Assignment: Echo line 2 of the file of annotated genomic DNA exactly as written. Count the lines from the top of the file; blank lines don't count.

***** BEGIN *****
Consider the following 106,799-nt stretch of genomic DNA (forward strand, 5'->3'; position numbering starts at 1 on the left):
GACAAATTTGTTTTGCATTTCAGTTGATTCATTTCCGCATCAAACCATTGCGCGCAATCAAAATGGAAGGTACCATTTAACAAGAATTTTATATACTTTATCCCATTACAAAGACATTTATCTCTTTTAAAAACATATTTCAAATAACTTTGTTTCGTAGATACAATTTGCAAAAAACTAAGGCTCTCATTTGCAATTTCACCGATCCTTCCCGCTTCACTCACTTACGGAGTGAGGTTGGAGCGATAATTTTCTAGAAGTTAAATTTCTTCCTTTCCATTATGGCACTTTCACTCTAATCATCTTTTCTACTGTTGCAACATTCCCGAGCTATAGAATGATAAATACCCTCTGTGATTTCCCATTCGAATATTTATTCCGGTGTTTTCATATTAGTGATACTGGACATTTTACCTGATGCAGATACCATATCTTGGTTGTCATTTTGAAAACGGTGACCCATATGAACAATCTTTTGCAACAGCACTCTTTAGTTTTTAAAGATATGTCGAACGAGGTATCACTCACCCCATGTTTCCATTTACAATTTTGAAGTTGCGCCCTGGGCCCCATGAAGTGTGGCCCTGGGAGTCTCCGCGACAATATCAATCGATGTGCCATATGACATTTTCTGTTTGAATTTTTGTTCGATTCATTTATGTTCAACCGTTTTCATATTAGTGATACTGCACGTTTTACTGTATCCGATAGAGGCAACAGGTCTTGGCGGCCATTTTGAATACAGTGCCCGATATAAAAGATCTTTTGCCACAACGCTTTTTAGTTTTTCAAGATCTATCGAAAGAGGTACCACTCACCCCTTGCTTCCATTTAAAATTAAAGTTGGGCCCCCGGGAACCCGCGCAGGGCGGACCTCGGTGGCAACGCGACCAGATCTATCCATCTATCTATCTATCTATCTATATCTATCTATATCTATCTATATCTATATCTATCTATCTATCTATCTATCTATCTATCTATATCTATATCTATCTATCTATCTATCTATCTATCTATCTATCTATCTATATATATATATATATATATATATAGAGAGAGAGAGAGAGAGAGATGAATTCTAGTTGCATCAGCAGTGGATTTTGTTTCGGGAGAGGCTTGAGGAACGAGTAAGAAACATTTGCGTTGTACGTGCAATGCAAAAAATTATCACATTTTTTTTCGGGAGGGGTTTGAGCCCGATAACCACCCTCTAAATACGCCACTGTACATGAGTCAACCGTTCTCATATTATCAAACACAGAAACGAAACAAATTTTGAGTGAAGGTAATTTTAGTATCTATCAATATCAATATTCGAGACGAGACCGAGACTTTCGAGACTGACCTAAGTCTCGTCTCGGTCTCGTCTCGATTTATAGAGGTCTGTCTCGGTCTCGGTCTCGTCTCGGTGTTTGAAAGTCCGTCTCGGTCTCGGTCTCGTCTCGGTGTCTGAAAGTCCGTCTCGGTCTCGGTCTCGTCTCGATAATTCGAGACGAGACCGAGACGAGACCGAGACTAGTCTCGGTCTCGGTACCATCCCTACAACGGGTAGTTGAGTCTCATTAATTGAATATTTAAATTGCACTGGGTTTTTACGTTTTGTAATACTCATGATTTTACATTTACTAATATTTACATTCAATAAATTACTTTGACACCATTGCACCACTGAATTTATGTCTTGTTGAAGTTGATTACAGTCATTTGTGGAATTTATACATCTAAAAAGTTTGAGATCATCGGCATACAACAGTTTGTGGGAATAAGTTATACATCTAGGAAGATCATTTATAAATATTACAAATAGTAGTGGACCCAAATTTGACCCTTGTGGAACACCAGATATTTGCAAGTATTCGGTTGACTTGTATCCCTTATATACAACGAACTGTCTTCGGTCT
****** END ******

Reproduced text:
GACAAATTTGTTTTGCATTTCAGTTGATTCATTTCCGCATCAAACCATTGCGCGCAATCAAAATGGAAGGTACCATTTAACAAGAATTTTATATACTTTATCCCATTACAAAGACATTTATCTCTTTTAAAAACATATTTCAAATAACTTTGTTTCGTAGATACAATTTGCAAAAAACTAAGGCTCTCATTTGCAATTTCACCGATCCTTCCCGCTTCACTCACTTACGGAGTGAGGTTGGAGCGATAATTTTCTAGAAGTTAAATTTCTTCCTTTCCATTATGGCACTTTCACTCTAATCATCTTTTCTACTGTTGCAACATTCCCGAGCTATAGAATGATAAATACCCTCTGTGATTTCCCATTCGAATATTTATTCCGGTGTTTTCATATTAGTGATACTGGACATTTTACCTGATGCAGATACCATATCTTGGTTGTCATTTTGAAAACGGTGACCCATATGAACAATCTTTTGCAACAGCACTCTTTAGTTTTTAAAGATATGTCGAACGAGGTATCACTCACCCCATGTTTCCATTTACAATTTTGAAGTTGCGCCCTGGGCCCCATGAAGTGTGGCCCTGGGAGTCTCCGCGACAATATCAATCGATGTGCCATATGACATTTTCTGTTTGAATTTTTGTTCGATTCATTTATGTTCAACCGTTTTCATATTAGTGATACTGCACGTTTTACTGTATCCGATAGAGGCAACAGGTCTTGGCGGCCATTTTGAATACAGTGCCCGATATAAAAGATCTTTTGCCACAACGCTTTTTAGTTTTTCAAGATCTATCGAAAGAGGTACCACTCACCCCTTGCTTCCATTTAAAATTAAAGTTGGGCCCCCGGGAACCCGCGCAGGGCGGACCTCGGTGGCAACGCGACCAGATCTATCCATCTATCTATCTATCTATCTATATCTATCTATATCTATCTATATCTATATCTATCTATCTATCTATCTATCTATCTATCTATATCTATATCTATCTATCTATCTATCTATCTATCTATCTATCTATCTATATATATATATATATATATATATAGAGAGAGAGAGAGAGAGAGATGAATTCTAGTTGCATCAGCAGTGGATTTTGTTTCGGGAGAGGCTTGAGGAACGAGTAAGAAACATTTGCGTTGTACGTGCAATGCAAAAAATTATCACATTTTTTTTCGGGAGGGGTTTGAGCCCGATAACCACCCTCTAAATACGCCACTGTACATGAGTCAACCGTTCTCATATTATCAAACACAGAAACGAAACAAATTTTGAGTGAAGGTAATTTTAGTATCTATCAATATCAATATTCGAGACGAGACCGAGACTTTCGAGACTGACCTAAGTCTCGTCTCGGTCTCGTCTCGATTTATAGAGGTCTGTCTCGGTCTCGGTCTCGTCTCGGTGTTTGAAAGTCCGTCTCGGTCTCGGTCTCGTCTCGGTGTCTGAAAGTCCGTCTCGGTCTCGGTCTCGTCTCGATAATTCGAGACGAGACCGAGACGAGACCGAGACTAGTCTCGGTCTCGGTACCATCCCTACAACGGGTAGTTGAGTCTCATTAATTGAATATTTAAATTGCACTGGGTTTTTACGTTTTGTAATACTCATGATTTTACATTTACTAATATTTACATTCAATAAATTACTTTGACACCATTGCACCACTGAATTTATGTCTTGTTGAAGTTGATTACAGTCATTTGTGGAATTTATACATCTAAAAAGTTTGAGATCATCGGCATACAACAGTTTGTGGGAATAAGTTATACATCTAGGAAGATCATTTATAAATATTACAAATAGTAGTGGACCCAAATTTGACCCTTGTGGAACACCAGATATTTGCAAGTATTCGGTTGACTTGTATCCCTTATATACAACGAACTGTCTTCGGTCT